250 g wholemeal flour

3 tsp salt

1-2 tsp caraway seeds, whole or crushed

3 Tbsp vinegar ( I use organic cider vinegar, but white is fine)

3 Tbsp olive oil

200 g cooked potato, grated (3 small or 2 bigger potatoes will do, cook them in their skins, peel and grate finely)

200 ml tepid water

YEAST STARTER

1 Tbsp dry active yeast (my Tbsp is 20 ml, that’s 5 ml bigger than a standard US Tbsp)

3 tsp granulated white sugar

300 ml tepid water

METHOD

Mix the starter ingredients and let them ferment for about half an hour – until bubbly.

Put all remaining ingredients (except the 200 ml water) in the bowl of a stand mixer or a large mixing bowl if you don’t own a mixer.

I use my stand mixer fitted with a dough hook, makes the kneading so much easier. If you knead by hand, that’s a bonus exercise for you.

With the mixer on minimum speed start adding your fermented starter. Also add bit by bit the 200 ml of water.

Dough ball will start forming. Let the mixer knead the dough for about 5 minutes on minimum. It’s a lot of flour, we don’t want to overheat your machine.

Dough should be elastic, smooth and not too wet. Keep adding water if the dough feels too dry. The ball should pick up all the flower off the sides of the bowl. If the dough feels too wet and sticky, add more flour.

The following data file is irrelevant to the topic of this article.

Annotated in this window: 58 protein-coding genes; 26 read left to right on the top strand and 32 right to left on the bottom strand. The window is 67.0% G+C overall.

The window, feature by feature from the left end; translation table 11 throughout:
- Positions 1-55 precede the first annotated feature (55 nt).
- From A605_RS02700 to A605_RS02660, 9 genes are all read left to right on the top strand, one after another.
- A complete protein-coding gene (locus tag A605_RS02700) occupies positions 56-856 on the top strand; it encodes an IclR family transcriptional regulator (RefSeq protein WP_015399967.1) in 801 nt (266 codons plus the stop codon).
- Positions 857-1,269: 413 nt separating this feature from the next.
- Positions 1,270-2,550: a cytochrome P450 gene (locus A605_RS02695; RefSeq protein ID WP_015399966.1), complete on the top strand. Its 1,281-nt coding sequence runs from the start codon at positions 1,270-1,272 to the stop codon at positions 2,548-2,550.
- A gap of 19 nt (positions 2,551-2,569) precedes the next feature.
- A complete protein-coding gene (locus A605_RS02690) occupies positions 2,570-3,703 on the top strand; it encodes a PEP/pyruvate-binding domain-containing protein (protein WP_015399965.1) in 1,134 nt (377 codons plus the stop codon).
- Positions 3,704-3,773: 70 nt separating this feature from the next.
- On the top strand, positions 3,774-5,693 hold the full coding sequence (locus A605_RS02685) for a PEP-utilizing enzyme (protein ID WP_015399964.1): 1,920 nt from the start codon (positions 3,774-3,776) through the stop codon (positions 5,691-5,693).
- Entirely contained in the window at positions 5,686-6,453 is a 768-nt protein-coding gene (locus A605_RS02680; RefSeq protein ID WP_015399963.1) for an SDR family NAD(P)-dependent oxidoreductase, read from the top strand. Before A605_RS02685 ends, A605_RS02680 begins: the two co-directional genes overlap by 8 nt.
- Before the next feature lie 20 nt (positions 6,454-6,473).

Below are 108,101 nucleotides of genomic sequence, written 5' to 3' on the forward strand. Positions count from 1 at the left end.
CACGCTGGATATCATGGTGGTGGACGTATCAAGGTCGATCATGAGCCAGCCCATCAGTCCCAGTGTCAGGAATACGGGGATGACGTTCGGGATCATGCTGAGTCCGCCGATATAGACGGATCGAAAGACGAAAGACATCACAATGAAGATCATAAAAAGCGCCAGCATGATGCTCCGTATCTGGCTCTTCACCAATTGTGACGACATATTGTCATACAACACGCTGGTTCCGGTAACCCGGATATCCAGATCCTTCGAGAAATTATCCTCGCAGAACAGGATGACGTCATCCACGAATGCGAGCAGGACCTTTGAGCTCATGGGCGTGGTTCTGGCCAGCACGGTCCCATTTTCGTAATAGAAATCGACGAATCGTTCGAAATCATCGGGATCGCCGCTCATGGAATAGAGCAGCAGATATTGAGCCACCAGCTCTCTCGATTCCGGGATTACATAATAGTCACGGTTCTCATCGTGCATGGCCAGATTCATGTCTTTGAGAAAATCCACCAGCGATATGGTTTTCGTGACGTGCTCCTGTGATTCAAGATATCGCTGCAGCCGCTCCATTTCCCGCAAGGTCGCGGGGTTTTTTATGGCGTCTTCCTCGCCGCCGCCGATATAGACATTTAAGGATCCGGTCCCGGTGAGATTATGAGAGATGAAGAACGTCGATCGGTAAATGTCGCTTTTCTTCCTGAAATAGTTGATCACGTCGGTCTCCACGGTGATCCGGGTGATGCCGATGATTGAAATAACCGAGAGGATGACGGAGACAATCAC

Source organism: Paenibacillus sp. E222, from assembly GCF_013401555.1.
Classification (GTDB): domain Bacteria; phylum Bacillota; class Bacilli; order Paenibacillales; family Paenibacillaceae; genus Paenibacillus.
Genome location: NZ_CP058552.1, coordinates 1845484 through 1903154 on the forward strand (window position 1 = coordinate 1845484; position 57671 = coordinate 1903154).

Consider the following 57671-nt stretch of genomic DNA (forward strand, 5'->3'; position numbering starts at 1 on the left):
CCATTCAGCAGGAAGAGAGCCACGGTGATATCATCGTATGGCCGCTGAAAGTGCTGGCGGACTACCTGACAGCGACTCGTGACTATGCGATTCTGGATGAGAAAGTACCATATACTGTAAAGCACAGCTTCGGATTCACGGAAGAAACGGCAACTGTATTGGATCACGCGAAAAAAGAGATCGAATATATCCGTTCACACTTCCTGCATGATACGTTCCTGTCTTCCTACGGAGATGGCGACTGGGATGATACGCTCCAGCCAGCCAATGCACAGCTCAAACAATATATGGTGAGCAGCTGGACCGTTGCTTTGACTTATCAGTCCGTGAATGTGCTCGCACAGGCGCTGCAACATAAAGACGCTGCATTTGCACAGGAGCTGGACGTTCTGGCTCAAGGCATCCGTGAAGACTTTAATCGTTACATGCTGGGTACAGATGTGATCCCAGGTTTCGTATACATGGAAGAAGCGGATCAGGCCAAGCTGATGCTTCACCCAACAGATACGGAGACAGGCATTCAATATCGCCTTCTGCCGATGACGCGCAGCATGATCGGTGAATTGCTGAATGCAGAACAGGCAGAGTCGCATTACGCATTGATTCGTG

Let the dough rise in a covered bowl for an hour or until the dough doubles in size.

1st rising

1st rising

after 1 hour, dough has more than doubled in size

after 1 hour, dough has more than doubled in size

Punch the air out of the dough, roll and knead for a minute, return it to the bowl, cover and let rise again for another hour or until the dough doubles in size.

Meanwhile prepare the tins for baking.  I butter mine and dust them with some corn meal (flour).

Punch the dough again and divide in two equal parts. Shape the dough according to your tin. I use rectangular high bread tin.

3rd rising in the tins, I’m using meat loaf tins

Let the bread rise one last time.

Meanwhile preheat your oven to maximum, mine gets up to 250C.

Make a couple of slits (with a thin sharp knife) in the top of your bread and brush it lightly with some milk, sprinkle with coarse salt.

Bake in the middle of your oven for 15 minutes then reduce to 150C for 45 minutes.

When finished baking remove the bread from the tins and cool on a wire rack.

I slice mine and usually end up with 12 -15 slices per loaf.

This bread has no preservatives so it won’t last a week like the supermarket kind, but I promise you it tastes much better.

I usually put mine in a zip-lock back and freeze.

We toast it straight from the freezer.

marketa